Eating Around New Orleans 2014
The year after Katrina blew through New Orleans devastating the city, a prominent national restaurant critic, after visiting the city to assess the state of affairs in the restaurant world, and in the city generally, famously dissed New Orleans’ cuisine and its Creole culture.
He wrote that those who admire the food were “likely not sober enough at the time of ingestion to know what they were eating”, and that the restaurants were “going in the wrong direction”.
As you can imagine, he got plenty of metaphorical one finger salutes, and I personally witnessed one actual salute in a discussion with a local restauranteur when the topic of that article came up. (BTW, for purposes of today’s post, I’ll just leave aside his insults re: our – my – Creole culture.)
Privately, one or two chefs admitted to me that perhaps New Orleans had been resting on its culinary laurels.
But 9 years later, it’s a whole different restaurant scene. John Besh wrote in his wonderful coffee table cookbook, My New Orleans: The Cookbook, that “the hurricane sparked something in me; I had a mission again.” And apparently others caught the spark, too, because 9 years later, it’s a whole new scene here.
One can find almost any kind of cuisine in the city, not just the old French/Creole houses (although the local chefs very often put their New Orleans spin on the various ethnic cuisines). The food is vibrant and innovative. I took note, earlier this year, at how many wonderful vegetable dishes I found on menus, in this city where previously every vegetable was cooked practically to death. My uncle warned me that I especially would not be able to find Brussels sprouts – a favorite of mine – anywhere in the city when I told him I was moving here. Well, imagine how delighted I was last winter, to find that they happened to be the “it” vegetable around town. Every restaurant I visited had an interesting side dish of the little choux. One of the local papers even did a feature on the noteworthy Brussels sprouts dishes around town.
Below are shots of some of my favorite dishes at places I’ve been eating while I get my kitchen in order.
I’ve stopped in at Cochon Butcher on every visit to New Orleans since I was introduced to it several years back (and posted about it on a few other occasions, too, if you want to see more of what they have to offer). Since I was last here in the winter, it has expanded to 3 times its previous size, and now has a full bar. Chef Donald Link, in spite of owning two fine dining restaurants, counts this one as his cash cow. Paul and I had lunch (and almost went back for dinner) on his first full day in New Orleans. Paul had the BLT, while I ordered the Moroccan Spiced Lamb Wrap, which has become my new fave.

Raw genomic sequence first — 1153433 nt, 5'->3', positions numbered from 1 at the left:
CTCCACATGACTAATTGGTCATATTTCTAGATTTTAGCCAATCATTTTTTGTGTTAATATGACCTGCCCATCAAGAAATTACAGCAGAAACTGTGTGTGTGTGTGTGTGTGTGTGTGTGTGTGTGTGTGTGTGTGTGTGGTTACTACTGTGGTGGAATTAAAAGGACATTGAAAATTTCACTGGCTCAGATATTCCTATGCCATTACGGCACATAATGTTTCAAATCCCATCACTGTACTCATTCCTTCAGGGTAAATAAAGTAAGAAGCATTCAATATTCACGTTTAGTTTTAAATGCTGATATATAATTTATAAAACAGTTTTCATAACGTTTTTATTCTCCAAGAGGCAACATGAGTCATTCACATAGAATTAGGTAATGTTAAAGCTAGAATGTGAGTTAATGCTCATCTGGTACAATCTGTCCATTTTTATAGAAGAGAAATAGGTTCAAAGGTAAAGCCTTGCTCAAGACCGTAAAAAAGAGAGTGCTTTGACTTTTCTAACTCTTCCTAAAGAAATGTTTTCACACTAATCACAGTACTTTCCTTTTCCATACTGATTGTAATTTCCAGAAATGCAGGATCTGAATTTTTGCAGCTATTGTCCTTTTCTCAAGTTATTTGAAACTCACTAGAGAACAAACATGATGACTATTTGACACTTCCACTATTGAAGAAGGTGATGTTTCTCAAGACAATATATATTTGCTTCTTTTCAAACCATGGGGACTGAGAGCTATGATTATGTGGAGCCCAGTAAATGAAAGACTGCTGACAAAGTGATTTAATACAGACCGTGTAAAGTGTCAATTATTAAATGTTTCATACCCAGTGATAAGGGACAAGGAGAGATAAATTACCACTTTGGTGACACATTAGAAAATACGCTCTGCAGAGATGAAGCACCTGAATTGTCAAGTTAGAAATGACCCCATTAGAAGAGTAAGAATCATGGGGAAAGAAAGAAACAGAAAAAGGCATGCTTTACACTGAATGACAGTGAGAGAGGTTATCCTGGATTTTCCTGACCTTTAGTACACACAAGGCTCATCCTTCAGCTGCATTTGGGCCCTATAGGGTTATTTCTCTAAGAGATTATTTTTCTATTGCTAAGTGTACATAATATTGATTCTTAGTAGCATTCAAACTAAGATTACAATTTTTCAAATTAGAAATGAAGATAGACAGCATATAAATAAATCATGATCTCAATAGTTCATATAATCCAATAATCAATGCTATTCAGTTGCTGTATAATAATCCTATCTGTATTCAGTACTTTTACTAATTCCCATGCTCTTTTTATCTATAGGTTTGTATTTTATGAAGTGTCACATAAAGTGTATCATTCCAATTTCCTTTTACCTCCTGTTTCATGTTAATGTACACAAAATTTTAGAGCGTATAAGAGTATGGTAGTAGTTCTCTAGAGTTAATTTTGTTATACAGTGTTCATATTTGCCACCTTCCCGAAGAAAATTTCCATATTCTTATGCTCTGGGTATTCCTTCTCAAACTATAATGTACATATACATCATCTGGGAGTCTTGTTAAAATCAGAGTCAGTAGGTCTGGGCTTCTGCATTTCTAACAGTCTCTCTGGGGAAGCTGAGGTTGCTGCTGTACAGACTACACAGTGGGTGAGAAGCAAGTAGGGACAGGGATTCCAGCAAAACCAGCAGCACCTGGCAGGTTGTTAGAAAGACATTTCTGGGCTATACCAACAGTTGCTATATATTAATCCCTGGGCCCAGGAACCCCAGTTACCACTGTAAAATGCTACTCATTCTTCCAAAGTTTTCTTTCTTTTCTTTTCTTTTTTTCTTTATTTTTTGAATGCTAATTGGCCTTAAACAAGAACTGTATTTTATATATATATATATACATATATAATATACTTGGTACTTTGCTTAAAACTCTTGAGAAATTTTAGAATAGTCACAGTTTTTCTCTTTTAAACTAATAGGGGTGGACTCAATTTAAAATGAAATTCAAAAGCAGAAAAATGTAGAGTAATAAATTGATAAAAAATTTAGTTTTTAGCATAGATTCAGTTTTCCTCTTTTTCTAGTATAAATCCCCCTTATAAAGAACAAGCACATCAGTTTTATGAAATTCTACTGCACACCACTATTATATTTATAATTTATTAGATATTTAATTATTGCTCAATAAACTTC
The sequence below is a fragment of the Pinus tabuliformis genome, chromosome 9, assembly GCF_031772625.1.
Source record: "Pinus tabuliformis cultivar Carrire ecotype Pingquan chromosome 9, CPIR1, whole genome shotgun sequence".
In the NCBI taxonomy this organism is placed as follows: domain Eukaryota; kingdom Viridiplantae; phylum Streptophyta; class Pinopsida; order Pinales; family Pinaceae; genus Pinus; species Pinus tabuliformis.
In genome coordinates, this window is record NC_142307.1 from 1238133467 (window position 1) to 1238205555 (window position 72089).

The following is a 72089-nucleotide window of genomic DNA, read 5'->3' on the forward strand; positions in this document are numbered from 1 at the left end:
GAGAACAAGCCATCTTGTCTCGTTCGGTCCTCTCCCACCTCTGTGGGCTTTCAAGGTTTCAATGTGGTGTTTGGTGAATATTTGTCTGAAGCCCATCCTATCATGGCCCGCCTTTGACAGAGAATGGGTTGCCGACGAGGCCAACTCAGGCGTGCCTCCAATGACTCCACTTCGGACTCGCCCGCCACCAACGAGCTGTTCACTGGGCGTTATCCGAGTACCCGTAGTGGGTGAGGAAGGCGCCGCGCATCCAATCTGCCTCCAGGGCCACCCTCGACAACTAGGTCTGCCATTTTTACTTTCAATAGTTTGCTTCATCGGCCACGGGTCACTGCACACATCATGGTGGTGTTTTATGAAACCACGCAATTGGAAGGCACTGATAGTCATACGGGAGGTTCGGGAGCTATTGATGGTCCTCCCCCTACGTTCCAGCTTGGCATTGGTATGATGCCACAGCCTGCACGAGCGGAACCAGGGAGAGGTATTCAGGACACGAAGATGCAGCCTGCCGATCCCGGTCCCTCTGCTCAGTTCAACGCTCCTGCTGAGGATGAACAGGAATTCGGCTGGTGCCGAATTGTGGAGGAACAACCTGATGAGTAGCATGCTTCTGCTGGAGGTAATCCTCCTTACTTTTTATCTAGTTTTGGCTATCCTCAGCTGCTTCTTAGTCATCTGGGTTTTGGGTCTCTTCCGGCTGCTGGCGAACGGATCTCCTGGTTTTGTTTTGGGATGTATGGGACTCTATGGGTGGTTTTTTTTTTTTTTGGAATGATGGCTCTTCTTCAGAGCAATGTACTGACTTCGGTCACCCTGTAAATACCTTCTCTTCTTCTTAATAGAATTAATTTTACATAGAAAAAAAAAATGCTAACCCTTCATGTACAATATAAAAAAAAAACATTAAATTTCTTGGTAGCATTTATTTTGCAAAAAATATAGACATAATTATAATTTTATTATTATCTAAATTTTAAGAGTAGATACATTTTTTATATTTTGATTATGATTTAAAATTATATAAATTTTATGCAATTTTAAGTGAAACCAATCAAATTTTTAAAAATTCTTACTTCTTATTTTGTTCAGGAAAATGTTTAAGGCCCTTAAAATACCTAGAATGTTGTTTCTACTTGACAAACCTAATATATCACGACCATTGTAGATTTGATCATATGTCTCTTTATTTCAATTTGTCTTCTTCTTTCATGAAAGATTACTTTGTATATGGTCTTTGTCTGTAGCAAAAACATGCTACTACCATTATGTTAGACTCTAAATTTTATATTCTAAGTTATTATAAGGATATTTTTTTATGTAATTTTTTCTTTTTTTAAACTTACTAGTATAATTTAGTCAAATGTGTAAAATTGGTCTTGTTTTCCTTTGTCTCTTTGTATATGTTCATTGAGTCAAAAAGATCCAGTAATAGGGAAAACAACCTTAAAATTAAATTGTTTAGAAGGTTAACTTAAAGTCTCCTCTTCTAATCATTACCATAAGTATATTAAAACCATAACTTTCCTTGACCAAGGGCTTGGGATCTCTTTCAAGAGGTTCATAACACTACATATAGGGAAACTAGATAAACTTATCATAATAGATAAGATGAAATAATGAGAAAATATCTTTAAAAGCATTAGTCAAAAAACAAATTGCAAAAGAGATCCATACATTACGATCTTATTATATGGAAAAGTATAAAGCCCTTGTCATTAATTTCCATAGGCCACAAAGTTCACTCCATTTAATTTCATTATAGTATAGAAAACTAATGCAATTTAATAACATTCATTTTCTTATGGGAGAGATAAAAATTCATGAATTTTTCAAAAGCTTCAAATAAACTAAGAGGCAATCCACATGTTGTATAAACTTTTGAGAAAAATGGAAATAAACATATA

There’s a very large Vietnamese community in New Orleans, since many relocated here after the fall of Saigon in the 1970’s, so there have been Mom and Pop type Vietnamese restaurants for a long time. But recently, there is a new wave of them, manned by a younger generation with culinary training and a “fusion” sensibility. At Mint , where I had this Lemongrass Chicken Bun – with egg rolls which can be added for an additional couple of bucks – and which has now spoiled me for any others, you can also order dishes like Kim Chee Burgers, Pork Belly Tacos and Fried Chicken and Green Waffles, if you are so inclined.
The first stop Paul and I made when we hit the city on our first Friday night, was to Toup’s Meatery for dinner, where we shared spicy Gulf shrimp, and a perfectly cooked medium rare Tri-tip steak. Since then, I’ve hit it a couple of times for lunch (it’s near the Costco in town, fortunately for me). Here’s a shot of the crazy good burger they serve, with thick slices of bacon, bleu cheese and pickled summer squash, and dressed with house made herbed mayo. Okay, I have to admit that I was skeptical, not being a big fan of pickled vegetables. I should have known better, as I so enjoyed Toup’s salad with pickled beets earlier this year. As my friend Mary at Native Palate – who first told me about the place says, you can’t go wrong at Toup’s.
And wow- where to begin when talking about Domenica, and their great happy hour, where all the wood fired pizzas and great selection of Italian wines are half priced for 3 hours every afternoon? Just how did this Israeli born chef (Alon Shaya) who grew up in Philadelphia, learn his special way around cooking the pig? This time it’s the Pulled Pork Pizza. Oh, and to make things even better, when my server asked if I wanted a second glass of wine, I responded that I was driving and had better not. “I can make you a to-go cup”, she said, “and they’re really nice cups” she added. For the record, they are the plastic cups that Mardi Gras krewes often have printed with their names (this time with the listing of John Besh’s various restaurants, of which Domenica is one) , and throw from their floats at Carnival time.
So bottom line, if New Orleans ever was resting on its restaurant laurels, it certainly is no longer, so get down here and eat!